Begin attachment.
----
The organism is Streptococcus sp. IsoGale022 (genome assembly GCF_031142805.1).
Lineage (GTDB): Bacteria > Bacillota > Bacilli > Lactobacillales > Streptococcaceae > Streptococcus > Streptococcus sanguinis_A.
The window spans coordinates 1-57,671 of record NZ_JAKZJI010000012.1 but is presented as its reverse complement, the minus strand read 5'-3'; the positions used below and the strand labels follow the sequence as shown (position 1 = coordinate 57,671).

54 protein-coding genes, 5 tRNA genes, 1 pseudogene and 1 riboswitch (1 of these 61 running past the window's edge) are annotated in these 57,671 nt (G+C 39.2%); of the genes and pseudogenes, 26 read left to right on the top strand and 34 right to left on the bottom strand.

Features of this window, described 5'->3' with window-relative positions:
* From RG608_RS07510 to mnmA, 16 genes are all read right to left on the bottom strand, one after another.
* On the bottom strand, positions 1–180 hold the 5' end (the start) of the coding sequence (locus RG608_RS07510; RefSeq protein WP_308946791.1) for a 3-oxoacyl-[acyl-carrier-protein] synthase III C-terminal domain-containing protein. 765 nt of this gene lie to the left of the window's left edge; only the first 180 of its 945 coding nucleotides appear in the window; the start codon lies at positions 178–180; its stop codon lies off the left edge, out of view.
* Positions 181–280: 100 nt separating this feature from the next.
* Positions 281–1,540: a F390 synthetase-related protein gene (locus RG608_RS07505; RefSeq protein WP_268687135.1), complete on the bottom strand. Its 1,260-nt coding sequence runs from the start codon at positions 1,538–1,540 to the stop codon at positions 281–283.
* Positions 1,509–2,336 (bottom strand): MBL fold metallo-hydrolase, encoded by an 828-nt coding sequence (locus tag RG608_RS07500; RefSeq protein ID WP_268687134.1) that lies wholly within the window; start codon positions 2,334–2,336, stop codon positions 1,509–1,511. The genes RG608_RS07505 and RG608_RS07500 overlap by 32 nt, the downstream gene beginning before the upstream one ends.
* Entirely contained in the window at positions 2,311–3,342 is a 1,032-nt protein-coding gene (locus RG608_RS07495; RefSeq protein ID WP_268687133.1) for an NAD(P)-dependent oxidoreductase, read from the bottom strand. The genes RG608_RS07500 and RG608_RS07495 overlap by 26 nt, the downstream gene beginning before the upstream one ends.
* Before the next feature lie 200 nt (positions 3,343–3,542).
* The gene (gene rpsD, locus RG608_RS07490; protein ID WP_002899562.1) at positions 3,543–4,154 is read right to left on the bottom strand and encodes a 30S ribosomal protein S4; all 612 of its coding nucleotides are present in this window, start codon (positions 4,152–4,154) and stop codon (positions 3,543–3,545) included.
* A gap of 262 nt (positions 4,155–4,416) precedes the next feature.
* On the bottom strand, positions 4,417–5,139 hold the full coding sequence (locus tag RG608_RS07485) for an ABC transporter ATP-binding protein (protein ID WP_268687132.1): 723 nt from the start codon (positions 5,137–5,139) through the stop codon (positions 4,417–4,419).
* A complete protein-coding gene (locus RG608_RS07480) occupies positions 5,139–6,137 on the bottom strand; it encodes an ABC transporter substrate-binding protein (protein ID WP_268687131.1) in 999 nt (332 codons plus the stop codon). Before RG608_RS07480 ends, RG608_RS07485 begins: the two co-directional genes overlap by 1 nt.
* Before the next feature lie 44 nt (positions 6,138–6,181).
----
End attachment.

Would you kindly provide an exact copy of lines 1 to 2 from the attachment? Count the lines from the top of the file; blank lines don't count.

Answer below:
The organism is Streptococcus sp. IsoGale022 (genome assembly GCF_031142805.1).
Lineage (GTDB): Bacteria > Bacillota > Bacilli > Lactobacillales > Streptococcaceae > Streptococcus > Streptococcus sanguinis_A.